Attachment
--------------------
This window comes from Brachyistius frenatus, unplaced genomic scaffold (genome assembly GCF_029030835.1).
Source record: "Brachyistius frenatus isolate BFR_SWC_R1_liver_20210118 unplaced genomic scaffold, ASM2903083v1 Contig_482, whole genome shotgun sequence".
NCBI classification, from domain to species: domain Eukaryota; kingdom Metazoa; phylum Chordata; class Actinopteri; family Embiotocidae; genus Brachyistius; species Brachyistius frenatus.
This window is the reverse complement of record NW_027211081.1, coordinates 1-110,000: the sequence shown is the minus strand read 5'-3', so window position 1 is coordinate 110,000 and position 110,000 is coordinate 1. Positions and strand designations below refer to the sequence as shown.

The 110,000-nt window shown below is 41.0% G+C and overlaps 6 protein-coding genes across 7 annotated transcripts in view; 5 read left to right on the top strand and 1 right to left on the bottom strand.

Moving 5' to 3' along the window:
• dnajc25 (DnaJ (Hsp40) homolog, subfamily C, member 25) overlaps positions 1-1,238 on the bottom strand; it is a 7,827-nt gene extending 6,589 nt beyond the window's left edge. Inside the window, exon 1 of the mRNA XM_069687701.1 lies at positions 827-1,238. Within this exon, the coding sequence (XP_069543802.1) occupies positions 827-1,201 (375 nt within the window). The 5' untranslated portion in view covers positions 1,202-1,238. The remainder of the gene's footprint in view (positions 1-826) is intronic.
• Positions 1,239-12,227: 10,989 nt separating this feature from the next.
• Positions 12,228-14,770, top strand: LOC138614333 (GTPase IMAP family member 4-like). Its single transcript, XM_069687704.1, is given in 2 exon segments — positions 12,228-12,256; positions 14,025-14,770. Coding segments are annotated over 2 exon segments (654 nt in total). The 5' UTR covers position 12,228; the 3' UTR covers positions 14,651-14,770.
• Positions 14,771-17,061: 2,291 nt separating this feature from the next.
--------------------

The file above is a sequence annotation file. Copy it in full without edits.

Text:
This window comes from Brachyistius frenatus, unplaced genomic scaffold (genome assembly GCF_029030835.1).
Source record: "Brachyistius frenatus isolate BFR_SWC_R1_liver_20210118 unplaced genomic scaffold, ASM2903083v1 Contig_482, whole genome shotgun sequence".
NCBI classification, from domain to species: domain Eukaryota; kingdom Metazoa; phylum Chordata; class Actinopteri; family Embiotocidae; genus Brachyistius; species Brachyistius frenatus.
This window is the reverse complement of record NW_027211081.1, coordinates 1-110,000: the sequence shown is the minus strand read 5'-3', so window position 1 is coordinate 110,000 and position 110,000 is coordinate 1. Positions and strand designations below refer to the sequence as shown.

The 110,000-nt window shown below is 41.0% G+C and overlaps 6 protein-coding genes across 7 annotated transcripts in view; 5 read left to right on the top strand and 1 right to left on the bottom strand.

Moving 5' to 3' along the window:
• dnajc25 (DnaJ (Hsp40) homolog, subfamily C, member 25) overlaps positions 1-1,238 on the bottom strand; it is a 7,827-nt gene extending 6,589 nt beyond the window's left edge. Inside the window, exon 1 of the mRNA XM_069687701.1 lies at positions 827-1,238. Within this exon, the coding sequence (XP_069543802.1) occupies positions 827-1,201 (375 nt within the window). The 5' untranslated portion in view covers positions 1,202-1,238. The remainder of the gene's footprint in view (positions 1-826) is intronic.
• Positions 1,239-12,227: 10,989 nt separating this feature from the next.
• Positions 12,228-14,770, top strand: LOC138614333 (GTPase IMAP family member 4-like). Its single transcript, XM_069687704.1, is given in 2 exon segments — positions 12,228-12,256; positions 14,025-14,770. Coding segments are annotated over 2 exon segments (654 nt in total). The 5' UTR covers position 12,228; the 3' UTR covers positions 14,651-14,770.
• Positions 14,771-17,061: 2,291 nt separating this feature from the next.